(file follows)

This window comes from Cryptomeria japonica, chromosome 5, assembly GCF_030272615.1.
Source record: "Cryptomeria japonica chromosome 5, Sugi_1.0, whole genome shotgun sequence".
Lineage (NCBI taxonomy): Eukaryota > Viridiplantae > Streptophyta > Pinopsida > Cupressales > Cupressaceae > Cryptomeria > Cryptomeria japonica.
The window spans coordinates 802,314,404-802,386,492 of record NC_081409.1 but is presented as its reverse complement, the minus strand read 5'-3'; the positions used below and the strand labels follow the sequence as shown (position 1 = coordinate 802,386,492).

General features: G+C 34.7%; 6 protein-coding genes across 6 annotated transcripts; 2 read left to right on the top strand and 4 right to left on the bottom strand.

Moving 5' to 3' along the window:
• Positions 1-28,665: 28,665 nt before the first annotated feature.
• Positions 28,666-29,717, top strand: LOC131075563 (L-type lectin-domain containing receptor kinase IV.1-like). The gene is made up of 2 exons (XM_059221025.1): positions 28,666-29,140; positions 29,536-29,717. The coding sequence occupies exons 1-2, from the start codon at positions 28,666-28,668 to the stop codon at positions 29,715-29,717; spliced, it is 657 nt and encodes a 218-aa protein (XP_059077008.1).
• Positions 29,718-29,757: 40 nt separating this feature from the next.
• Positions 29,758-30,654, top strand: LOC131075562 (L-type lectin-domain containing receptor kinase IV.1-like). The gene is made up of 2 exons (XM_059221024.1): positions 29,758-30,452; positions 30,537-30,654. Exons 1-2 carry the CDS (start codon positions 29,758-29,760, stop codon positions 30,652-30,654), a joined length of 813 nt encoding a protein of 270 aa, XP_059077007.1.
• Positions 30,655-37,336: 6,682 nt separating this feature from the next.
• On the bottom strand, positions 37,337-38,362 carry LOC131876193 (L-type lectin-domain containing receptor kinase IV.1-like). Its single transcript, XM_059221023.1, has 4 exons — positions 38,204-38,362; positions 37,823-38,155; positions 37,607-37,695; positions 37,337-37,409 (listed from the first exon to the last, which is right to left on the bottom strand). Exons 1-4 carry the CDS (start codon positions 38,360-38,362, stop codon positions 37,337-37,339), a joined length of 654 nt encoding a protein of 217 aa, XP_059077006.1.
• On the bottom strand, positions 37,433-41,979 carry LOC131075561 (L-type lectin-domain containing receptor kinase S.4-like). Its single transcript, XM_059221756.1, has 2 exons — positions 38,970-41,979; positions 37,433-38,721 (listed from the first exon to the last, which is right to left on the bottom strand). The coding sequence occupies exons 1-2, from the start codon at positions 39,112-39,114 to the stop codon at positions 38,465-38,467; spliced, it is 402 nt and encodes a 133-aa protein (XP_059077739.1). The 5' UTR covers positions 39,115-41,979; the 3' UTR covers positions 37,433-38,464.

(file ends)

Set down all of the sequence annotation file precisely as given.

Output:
This window comes from Cryptomeria japonica, chromosome 5, assembly GCF_030272615.1.
Source record: "Cryptomeria japonica chromosome 5, Sugi_1.0, whole genome shotgun sequence".
Lineage (NCBI taxonomy): Eukaryota > Viridiplantae > Streptophyta > Pinopsida > Cupressales > Cupressaceae > Cryptomeria > Cryptomeria japonica.
The window spans coordinates 802,314,404-802,386,492 of record NC_081409.1 but is presented as its reverse complement, the minus strand read 5'-3'; the positions used below and the strand labels follow the sequence as shown (position 1 = coordinate 802,386,492).

General features: G+C 34.7%; 6 protein-coding genes across 6 annotated transcripts; 2 read left to right on the top strand and 4 right to left on the bottom strand.

Moving 5' to 3' along the window:
• Positions 1-28,665: 28,665 nt before the first annotated feature.
• Positions 28,666-29,717, top strand: LOC131075563 (L-type lectin-domain containing receptor kinase IV.1-like). The gene is made up of 2 exons (XM_059221025.1): positions 28,666-29,140; positions 29,536-29,717. The coding sequence occupies exons 1-2, from the start codon at positions 28,666-28,668 to the stop codon at positions 29,715-29,717; spliced, it is 657 nt and encodes a 218-aa protein (XP_059077008.1).
• Positions 29,718-29,757: 40 nt separating this feature from the next.
• Positions 29,758-30,654, top strand: LOC131075562 (L-type lectin-domain containing receptor kinase IV.1-like). The gene is made up of 2 exons (XM_059221024.1): positions 29,758-30,452; positions 30,537-30,654. Exons 1-2 carry the CDS (start codon positions 29,758-29,760, stop codon positions 30,652-30,654), a joined length of 813 nt encoding a protein of 270 aa, XP_059077007.1.
• Positions 30,655-37,336: 6,682 nt separating this feature from the next.
• On the bottom strand, positions 37,337-38,362 carry LOC131876193 (L-type lectin-domain containing receptor kinase IV.1-like). Its single transcript, XM_059221023.1, has 4 exons — positions 38,204-38,362; positions 37,823-38,155; positions 37,607-37,695; positions 37,337-37,409 (listed from the first exon to the last, which is right to left on the bottom strand). Exons 1-4 carry the CDS (start codon positions 38,360-38,362, stop codon positions 37,337-37,339), a joined length of 654 nt encoding a protein of 217 aa, XP_059077006.1.
• On the bottom strand, positions 37,433-41,979 carry LOC131075561 (L-type lectin-domain containing receptor kinase S.4-like). Its single transcript, XM_059221756.1, has 2 exons — positions 38,970-41,979; positions 37,433-38,721 (listed from the first exon to the last, which is right to left on the bottom strand). The coding sequence occupies exons 1-2, from the start codon at positions 39,112-39,114 to the stop codon at positions 38,465-38,467; spliced, it is 402 nt and encodes a 133-aa protein (XP_059077739.1). The 5' UTR covers positions 39,115-41,979; the 3' UTR covers positions 37,433-38,464.